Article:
Hurst Podiatry Blog

Sever’s Disease Could Be Causing Your Kid’s Heel Pain

If your child is experiencing heel pain, it could be Sever’s disease. This is what you need to know about one of the causes of heel pain in children.

What is Sever’s Disease?

Sever’s disease is an inflammatory condition found only in children.

It’s where the growth plate that is attached to the heel bone becomes inflamed and painful.

When repetitive microtrauma is applied to the heel bone, it causes the achilles tendon (which attaches to the heel bone) to pull on the growth plate causing irritation and pain.

The growth plate (also known as the apophysis) is not completely fused to the heel bone until the age of 16, and remains active between the ages of 7 to 14 (this can vary between individuals). It is between this age bracket that children are most likely to experience heel pain.

What causes Sever’s disease?

Irritation to the growth plate by high intensity sports and physical activity, like running or jumping, is the most common cause of Sever’s disease.

Additional factors can include tightness in the calf muscles, which increases the pull on the growth plate; restricted ankle movement upwards (dorsiflexion); biomechanical problems; high BMI; unsupportive footwear; and running on hard surfaces.

How do I know if my child has Sever’s disease?

Signs and symptoms of Sever’s disease include:

  • Pain and tenderness at one or both heels
  • Increase in pain and tenderness after sporting activities
  • Pain after wearing certain footwear
  • Swelling at the back of the heel bone
  • Redness and warmth at the heel bone

This is not an exhaustive list and these signs and symptoms may present in other diseases such as fractures, plantar fasciitis and bone infections. That’s why it is important to have your child assessed by a podiatrist or general practitioner to rule out any other causes of pain and so they can accurately diagnose Sever’s disease.

What treatment is required?

Treatment options for Sever’s disease may include:

1.   Rest

Giving the body a chance to rest for a period of time can dramatically reduce symptoms for many conditions that affect the foot and ankle, including the heel pain experienced when you have Sever’s disease.

This provides the body with time to recover and heal the inflamed tissue.

2.   Modifying activities

Completely ceasing all physical activities is not the best way to manage the symptoms, but rather a modification of physical activity by reducing the volume, intensity or frequency.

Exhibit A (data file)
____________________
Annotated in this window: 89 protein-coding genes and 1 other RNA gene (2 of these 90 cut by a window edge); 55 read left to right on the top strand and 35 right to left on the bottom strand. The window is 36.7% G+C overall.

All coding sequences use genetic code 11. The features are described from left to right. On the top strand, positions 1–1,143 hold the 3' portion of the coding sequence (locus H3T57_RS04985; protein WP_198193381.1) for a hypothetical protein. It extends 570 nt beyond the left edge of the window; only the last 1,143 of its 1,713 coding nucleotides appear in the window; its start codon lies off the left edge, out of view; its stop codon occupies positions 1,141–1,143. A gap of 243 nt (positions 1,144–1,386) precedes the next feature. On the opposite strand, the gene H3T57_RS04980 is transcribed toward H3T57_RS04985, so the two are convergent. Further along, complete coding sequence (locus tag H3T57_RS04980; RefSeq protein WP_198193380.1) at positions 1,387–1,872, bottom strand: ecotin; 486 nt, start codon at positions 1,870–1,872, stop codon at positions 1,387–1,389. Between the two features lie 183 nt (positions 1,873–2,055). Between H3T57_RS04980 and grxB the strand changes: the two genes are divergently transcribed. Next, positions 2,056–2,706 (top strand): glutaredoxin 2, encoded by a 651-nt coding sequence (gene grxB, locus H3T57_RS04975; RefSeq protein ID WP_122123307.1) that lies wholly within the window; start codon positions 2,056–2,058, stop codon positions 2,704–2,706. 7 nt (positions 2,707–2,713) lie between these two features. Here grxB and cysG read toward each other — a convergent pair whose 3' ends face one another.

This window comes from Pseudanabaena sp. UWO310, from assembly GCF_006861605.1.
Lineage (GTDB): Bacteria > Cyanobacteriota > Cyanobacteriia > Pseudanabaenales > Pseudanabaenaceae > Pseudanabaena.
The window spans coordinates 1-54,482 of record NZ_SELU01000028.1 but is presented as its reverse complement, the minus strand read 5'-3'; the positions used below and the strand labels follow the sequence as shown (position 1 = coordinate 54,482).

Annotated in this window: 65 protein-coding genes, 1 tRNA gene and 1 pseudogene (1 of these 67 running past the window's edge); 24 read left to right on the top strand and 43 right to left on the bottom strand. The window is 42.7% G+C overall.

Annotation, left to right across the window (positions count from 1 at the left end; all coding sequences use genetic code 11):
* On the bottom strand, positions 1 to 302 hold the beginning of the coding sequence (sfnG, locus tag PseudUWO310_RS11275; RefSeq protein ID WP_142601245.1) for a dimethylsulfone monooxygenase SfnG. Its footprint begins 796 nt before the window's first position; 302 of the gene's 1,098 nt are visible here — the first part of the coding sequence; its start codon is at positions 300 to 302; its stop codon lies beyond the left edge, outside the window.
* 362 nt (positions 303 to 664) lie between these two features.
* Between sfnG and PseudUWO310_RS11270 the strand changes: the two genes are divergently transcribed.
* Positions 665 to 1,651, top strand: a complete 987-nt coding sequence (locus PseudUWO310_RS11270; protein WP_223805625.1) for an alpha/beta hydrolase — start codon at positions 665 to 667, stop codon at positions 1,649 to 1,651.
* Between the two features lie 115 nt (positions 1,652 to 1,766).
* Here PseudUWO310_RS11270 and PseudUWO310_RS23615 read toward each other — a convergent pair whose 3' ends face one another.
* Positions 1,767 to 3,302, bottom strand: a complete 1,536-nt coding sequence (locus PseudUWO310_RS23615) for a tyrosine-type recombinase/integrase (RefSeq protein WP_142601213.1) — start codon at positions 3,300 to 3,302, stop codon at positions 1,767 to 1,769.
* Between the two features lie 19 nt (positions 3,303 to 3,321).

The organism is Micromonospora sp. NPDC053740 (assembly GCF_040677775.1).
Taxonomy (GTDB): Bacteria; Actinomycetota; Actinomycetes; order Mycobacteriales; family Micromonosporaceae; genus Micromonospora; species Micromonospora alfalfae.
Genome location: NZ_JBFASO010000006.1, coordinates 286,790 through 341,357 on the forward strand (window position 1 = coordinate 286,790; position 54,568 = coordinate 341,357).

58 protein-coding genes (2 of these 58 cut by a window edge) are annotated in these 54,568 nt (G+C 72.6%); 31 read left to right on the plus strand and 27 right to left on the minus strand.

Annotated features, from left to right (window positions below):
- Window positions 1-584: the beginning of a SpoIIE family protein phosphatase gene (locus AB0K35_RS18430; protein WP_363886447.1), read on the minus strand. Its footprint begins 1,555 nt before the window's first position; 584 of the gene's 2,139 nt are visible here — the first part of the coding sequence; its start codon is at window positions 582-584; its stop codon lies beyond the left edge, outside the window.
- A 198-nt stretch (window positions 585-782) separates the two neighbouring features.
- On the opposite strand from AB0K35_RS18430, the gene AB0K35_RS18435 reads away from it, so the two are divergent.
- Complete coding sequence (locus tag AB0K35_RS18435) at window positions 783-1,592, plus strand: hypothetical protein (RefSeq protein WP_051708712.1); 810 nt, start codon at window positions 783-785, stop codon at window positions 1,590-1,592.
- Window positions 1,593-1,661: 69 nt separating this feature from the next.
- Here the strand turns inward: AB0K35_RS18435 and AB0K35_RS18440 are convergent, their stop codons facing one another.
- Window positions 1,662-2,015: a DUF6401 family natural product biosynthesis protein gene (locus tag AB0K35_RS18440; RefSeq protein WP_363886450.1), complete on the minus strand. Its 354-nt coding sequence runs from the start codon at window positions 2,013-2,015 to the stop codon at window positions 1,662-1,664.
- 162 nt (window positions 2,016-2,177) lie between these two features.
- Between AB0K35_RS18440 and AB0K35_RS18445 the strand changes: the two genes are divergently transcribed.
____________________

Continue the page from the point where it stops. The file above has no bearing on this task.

3.   Anti-inflammatories

Anti-inflammatory medication can help with managing the pain after school or sport.

4.   Heel inserts

Heel inserts can mechanically reduce the pull of the achilles tendon on the inflamed growth plate.

This is an effective and easy treatment option, as the heel inserts can be moved between different pairs of shoes and reduce the strain on the growth plate during physical activities.

5.   Footwear change

Ill-fitting and unsupportive footwear can exacerbate symptoms in certain foot types.

Supportive footwear which maintains the structural integrity of the foot and ankle will reduce the strain and pain at the heel.

6.   Stretches

Tightness in the achilles tendon is commonly seen in Sever’s disease, as the tibia and fibula grow (the two long bones in the leg), the calf and achilles tendon are placed under tension if they have not grown at the same pace, this results in tightness and a pull on the growth plate.

Stretches can minimise the tightness of the calf and achilles tendon, thereby reducing the pull on the growth plate.

7.   Orthotics

Orthotics can be effective at reducing the pressure at the heel and achilles tendon if the structure of the foot is contributing to the formation of Sever’s disease.

How long will they take to get better?

No specific timeline can be given to predict the length of time required for recovery; this is primarily due to the nature of the condition.

Sever’s is known as a self-limiting condition, implying it will resolve on its own, as your child ages and the growth plate fuses with the heel bone, the pain caused by the inflammation of the growth plate will resolve.

Painful symptoms, like heel pain, can resolve very quickly with activity modification, such as limiting or stopping sports. It is unusual for pain to last beyond a few months intermittently.

Will there be any long term issues for my child from Sever’s disease?

While Sever’s disease can be debilitating and result in extended periods of activity avoidance, there are no long-term diseases associated with Sever’s disease.

Once the growth plate completely fuses to the heel, symptoms will subside without enduring complications.

What do I do if my child has heel pain?

If your child is experiencing any pain in their feet or lower limbs, or heel pain that you suspect may be caused by Sever’s disease, the best thing you can do is take them to see a podiatrist.

Our knowledge and experience allows us to easily diagnose a wide variety of conditions that can affect the feet and we can work with you to create a customised treatment plan to treat their heel pain or any other issues they are experiencing.

If you’re located in Melbourne’s Eastern suburbs, you can book in to one of our podiatry clinics. We have clinics in Healesville, Croydon, Kilsyth and Mooroolbark, and our highly experienced team are ready to help you today.

Book online here or by calling us on 03 5901 2216.

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